Each of the eleven topics covered was compelling, and each of them was presented with a fair amount of balance, despite the fact that most of the corporations running factory farms refused to appear in the video. Consider that Wal-Mart (and a few other companies) was presented as a corporation that was actually trying to make some changes that would benefit the health of Americans-it was not presented as a perfect corporation, but it was given credit for trying to make some changes in the right direction. One corporation in the video was presented as notoriously evil: Monsanto, based in my hometown of St. Louis Missouri. What else could you say about a corporation that refuses to allow farmers to use seeds from their crops, and surreptitiously watches farmers with a team of 75 intimidating investigators, bringing many of them to court for daring to reuse their seeds. This has never before happened in the history of the world that a farmer has lost the right to use his or her own seed crop as he or she wants. If you’re thinking, “Well, they should never have signed up to buy that genetically modified seed in the first place,” the video will have you thinking again. Some of the victims are non-Monsanto-customer farmers in nearby fields, who were forced to defend themselves in court at great expense after Monsanto accused them of illegally using Montana’s product, whereas the seeds often blow onto their property from neighbors’ fields. The episode about the seed-washer sued by Monsanto is heartbreaking.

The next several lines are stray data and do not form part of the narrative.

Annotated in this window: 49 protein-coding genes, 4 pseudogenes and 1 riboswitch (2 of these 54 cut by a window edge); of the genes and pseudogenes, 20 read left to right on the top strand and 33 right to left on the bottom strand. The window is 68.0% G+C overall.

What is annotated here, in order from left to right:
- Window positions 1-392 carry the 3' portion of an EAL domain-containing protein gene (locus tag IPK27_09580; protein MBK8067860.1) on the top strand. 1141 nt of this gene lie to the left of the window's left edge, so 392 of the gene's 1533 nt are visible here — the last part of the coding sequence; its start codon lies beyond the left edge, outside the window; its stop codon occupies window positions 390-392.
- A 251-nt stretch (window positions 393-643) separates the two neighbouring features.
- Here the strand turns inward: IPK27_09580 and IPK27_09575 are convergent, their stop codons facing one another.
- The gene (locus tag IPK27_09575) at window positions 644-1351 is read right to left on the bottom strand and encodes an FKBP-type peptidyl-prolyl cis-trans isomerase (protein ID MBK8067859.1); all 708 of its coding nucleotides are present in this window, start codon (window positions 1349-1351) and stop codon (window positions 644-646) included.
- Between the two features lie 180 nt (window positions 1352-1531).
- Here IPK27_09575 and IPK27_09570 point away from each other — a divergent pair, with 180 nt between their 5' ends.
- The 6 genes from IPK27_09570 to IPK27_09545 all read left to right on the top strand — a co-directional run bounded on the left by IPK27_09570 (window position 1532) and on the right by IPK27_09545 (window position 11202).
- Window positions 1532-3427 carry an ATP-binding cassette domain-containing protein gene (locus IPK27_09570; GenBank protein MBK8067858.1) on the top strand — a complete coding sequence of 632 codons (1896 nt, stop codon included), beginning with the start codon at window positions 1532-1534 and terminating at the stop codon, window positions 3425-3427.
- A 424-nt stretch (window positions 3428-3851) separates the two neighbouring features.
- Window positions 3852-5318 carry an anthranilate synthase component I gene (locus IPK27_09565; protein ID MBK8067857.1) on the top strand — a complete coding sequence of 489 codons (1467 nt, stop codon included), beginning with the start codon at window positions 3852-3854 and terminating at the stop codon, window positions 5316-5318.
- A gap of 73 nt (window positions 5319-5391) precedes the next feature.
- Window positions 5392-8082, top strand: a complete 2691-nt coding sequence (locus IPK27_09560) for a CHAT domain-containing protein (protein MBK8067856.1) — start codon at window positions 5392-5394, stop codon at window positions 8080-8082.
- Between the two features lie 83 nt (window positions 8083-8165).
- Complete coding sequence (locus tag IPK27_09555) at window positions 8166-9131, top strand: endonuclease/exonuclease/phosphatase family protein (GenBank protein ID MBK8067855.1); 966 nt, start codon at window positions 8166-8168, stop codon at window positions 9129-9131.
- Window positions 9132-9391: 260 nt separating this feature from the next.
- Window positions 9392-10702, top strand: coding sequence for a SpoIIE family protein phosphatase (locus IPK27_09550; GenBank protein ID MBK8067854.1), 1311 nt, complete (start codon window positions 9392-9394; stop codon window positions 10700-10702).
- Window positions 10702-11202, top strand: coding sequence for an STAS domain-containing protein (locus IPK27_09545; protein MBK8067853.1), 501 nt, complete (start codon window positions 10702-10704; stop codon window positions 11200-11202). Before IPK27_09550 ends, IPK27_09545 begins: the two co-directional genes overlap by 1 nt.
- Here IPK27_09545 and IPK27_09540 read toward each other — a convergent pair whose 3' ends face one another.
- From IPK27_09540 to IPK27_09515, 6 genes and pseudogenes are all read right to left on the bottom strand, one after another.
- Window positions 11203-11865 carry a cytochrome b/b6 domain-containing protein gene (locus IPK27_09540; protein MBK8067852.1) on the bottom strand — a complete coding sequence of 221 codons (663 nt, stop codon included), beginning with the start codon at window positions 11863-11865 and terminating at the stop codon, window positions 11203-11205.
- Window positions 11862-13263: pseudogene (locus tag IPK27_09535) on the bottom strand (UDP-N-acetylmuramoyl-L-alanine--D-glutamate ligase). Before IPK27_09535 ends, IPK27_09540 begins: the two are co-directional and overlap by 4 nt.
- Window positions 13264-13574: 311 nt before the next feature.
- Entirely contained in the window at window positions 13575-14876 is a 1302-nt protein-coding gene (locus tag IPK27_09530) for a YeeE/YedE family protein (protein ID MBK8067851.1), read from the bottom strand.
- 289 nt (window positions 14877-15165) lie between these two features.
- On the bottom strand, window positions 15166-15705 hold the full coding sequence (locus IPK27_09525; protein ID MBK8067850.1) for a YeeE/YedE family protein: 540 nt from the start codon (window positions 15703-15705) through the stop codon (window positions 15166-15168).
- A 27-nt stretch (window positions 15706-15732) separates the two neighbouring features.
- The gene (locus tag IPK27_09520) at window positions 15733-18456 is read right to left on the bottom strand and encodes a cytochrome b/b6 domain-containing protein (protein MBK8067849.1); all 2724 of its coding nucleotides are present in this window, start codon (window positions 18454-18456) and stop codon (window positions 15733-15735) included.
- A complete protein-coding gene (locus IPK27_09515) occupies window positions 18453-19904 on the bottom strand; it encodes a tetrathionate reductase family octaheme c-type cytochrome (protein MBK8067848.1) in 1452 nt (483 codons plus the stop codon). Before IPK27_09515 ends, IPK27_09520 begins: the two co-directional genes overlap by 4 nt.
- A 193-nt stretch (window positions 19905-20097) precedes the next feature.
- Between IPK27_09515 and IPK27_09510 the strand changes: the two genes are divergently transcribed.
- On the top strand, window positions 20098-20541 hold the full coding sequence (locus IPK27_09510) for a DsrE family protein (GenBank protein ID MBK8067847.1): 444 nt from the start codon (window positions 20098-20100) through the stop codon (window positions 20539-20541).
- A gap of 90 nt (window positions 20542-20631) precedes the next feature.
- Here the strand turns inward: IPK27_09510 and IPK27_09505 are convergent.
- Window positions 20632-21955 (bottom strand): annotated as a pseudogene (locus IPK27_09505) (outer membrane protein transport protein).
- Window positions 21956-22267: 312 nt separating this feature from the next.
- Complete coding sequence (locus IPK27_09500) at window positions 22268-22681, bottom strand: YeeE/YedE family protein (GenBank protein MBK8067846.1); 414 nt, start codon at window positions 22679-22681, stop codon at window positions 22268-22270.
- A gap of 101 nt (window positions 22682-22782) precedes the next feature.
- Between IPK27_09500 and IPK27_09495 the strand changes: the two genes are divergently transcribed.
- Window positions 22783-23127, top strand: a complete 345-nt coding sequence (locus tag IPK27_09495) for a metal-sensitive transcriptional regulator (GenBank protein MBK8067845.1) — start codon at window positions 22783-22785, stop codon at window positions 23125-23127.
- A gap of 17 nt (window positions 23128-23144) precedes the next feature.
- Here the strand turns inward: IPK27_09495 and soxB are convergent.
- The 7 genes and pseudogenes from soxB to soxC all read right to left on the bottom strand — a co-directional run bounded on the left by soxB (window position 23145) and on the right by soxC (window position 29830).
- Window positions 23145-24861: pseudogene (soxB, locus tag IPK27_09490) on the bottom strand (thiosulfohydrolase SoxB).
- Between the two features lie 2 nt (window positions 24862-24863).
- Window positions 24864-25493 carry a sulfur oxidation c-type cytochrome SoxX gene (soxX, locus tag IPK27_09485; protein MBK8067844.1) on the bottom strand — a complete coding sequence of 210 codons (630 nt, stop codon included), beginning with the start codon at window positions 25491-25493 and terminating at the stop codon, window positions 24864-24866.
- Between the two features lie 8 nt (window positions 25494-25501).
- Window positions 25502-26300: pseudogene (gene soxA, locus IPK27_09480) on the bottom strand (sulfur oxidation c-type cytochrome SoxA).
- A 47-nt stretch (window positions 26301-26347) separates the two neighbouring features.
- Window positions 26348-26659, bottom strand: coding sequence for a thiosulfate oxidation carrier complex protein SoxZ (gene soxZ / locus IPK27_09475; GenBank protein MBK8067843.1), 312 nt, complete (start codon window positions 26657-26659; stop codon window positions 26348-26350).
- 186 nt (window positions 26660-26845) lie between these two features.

After watching Food Inc., you’ll never think the same way about corn. I’m not talking about enjoying a fresh meal of corn on the cob–get that image out of your head. I’m talking about highly processed corn. Almost anything you might purchase at a typical grocery store is pumped full of empty calories and questionable substances derived from processed corn (and soybeans). If you’re wondering why corn-based sodas and chips are so cheap, and broccoli and peas are so expensive, the answer lies in federal subsidies controlled by huge agribusinesses. Imagine a world where healthy foods were cheap and where foods injected with corn fructose were not subsidized– that’s certainly not the world in which we live. The video reveals that many of the purportedly great variety of fast foods are actually dressed up processed corn.